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What’s in a Roast?

The Roast Dimension

We have five different roast levels in our coffee range, and the level of the roast greatly influences the final flavour of the bean. It’s a common misconception that darker roasts are stronger, but in fact the strength of your coffee depends on the amounts of water and coffee that you use. It’s the flavour of the bean that’s affected by roasting level—in a big way.

A coffee bean looks simple, but packed inside that little bean is a complex mixture of sugar, oils and acids. When you roast coffee, that changes the chemistry of bean, converting starches to sugars—different beans will respond differently to roasting, meaning that there a huge range of final results when you combine the original bean with the roasting process.

What is coffee roasting?

Coffee begins as a cherry, before the fruit is removed, leaving the bean. The bean then has to be dried before it’s finally ready for roasting.

On a very simple level, coffee roasting is no more than heating coffee up until it changes colour, shape, aroma and flavour. Early roasters used pans held over a fire; nowadays roasting can be done on every scale from vast rotating drums to a wok over the stove.

As the beans begin to roast, they lose moisture and turn from green to yellow. It’s not until the bean is dry and has lost about 20% of its weight that the first browning reactions start—at this point the sugars and acids trapped inside the bean begin to react. That’s when the magic happens.

Journey into the Heart of Darkness

Yellowing: The beans lose water, and start to turn yellow. The amount of weight they loose depends partly on the speed of the roast. This process starts to happen around c. 160°C.

First Crack: At around c. 200°C, the beans literally crack open, making a popping sound as carbon dioxide and water are released from inside. This is the moment that the coffee becomes drinkable: light roasts, like our Jamaica Blue Mountain, are cooled shortly after first crack.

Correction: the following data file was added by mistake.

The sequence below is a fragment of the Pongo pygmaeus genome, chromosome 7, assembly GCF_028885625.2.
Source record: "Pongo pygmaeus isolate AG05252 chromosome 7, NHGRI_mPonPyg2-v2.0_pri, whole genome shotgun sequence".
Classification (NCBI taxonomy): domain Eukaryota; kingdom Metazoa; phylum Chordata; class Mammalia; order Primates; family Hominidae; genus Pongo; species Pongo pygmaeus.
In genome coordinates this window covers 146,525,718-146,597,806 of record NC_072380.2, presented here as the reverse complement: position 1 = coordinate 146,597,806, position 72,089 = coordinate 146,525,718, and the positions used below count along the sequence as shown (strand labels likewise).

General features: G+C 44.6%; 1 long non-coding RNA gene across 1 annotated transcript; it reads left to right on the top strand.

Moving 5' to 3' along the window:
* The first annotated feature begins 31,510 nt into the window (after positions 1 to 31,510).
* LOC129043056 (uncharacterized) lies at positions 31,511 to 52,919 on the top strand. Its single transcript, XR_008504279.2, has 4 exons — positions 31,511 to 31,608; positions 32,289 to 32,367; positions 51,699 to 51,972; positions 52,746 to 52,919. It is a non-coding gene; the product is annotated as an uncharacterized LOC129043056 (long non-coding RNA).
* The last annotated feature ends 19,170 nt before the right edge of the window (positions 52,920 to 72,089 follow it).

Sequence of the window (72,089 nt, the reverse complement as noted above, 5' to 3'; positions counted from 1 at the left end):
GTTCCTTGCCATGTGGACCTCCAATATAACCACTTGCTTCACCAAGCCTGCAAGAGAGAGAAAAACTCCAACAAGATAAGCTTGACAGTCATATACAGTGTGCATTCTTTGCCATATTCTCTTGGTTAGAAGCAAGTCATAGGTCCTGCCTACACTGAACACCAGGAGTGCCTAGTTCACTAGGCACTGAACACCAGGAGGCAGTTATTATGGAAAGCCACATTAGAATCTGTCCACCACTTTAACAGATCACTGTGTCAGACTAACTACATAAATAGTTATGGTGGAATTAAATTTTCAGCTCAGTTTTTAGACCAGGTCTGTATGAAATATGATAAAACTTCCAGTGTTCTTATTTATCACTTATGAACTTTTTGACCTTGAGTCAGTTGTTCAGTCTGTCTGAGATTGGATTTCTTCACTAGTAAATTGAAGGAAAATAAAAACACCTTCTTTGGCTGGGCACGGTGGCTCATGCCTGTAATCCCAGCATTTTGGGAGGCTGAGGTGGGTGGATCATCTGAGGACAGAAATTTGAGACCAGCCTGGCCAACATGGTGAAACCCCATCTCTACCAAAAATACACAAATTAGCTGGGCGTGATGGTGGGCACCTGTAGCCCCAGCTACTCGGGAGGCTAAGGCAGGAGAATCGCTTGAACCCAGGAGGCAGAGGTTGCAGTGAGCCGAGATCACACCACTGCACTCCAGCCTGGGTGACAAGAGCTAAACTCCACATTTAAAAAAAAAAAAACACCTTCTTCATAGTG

Second Crack: The beans crack again at about c. 240°C —this starts to happen around a medium roast, so a coffee like our San Agustin Colombia would be roasted to around second crack and no longer.

Dark roasts: After second crack, coffee becomes dark and oily, and the rich roasting flavours start to overtake the flavours of the coffee’s origin. Coffees like our Monsoon Malabar and Guatemala Elephant are darker roasts.

Fire: The beans catch fire at anything over 250°C, leaving you with a heap of charcoal and an embarrassed face as you try to explain to the fire department how your search for the perfect roast went wrong.


Matching the roast to the bean

Roasting dramatically changes the flavours of the bean, so it’s vital that we select the right roast for each coffee based on the bean’s origin and type. Each roast is designed to bring out the best of each individual bean.

Roasting is no walk in the park. Get it wrong, and you risk spoiling the bean—at best you’ll lose key flavours, at worst you’ll end up with charcoal on your hands. We work with suppliers who understand the roasting process down to every detail, from the speed of a roast to the crucial temperature inside each bean.


Our Light Roast Coffees

A lighter roast keeps the bean closer to its original flavour—the aspects influenced by the soil and atmosphere at origin. These coffees tend to be sweeter and fruitier, with a slightly lemony taste, and are ideally suited to an espresso. A good example is our Kenya Peaberry, which showcases the delicate lightness of its soil alongside the fruitiness common to many Kenyan coffees.  

Our Medium Roast Coffees

When a coffee is medium roasted, flavours from the roasting process begin to mix with the original flavours of the bean. A good example of this is our Guatemala Antigua: its complex flavours of honey, spices, chocolate and grapes are perfectly balanced by the roast, resulting in a richly layered cup. Medium roasts are pretty versatile, and well-suited to cold-brewing.

Our Dark Roast Coffees

As the flavours of the bean’s origin are overtaken by the flavours added during roasting, the coffee loses its bright fruitiness and becomes rich and smoky. The intensity of this level of roasting makes it popular in Europe—it’s a good choice for a latte or cappuccino, as the rich roasting flavours can be heard above the milk. Our Café Français is a classic example of a dark roast, with those characteristic chocolatey notes and hard-hitting body. 

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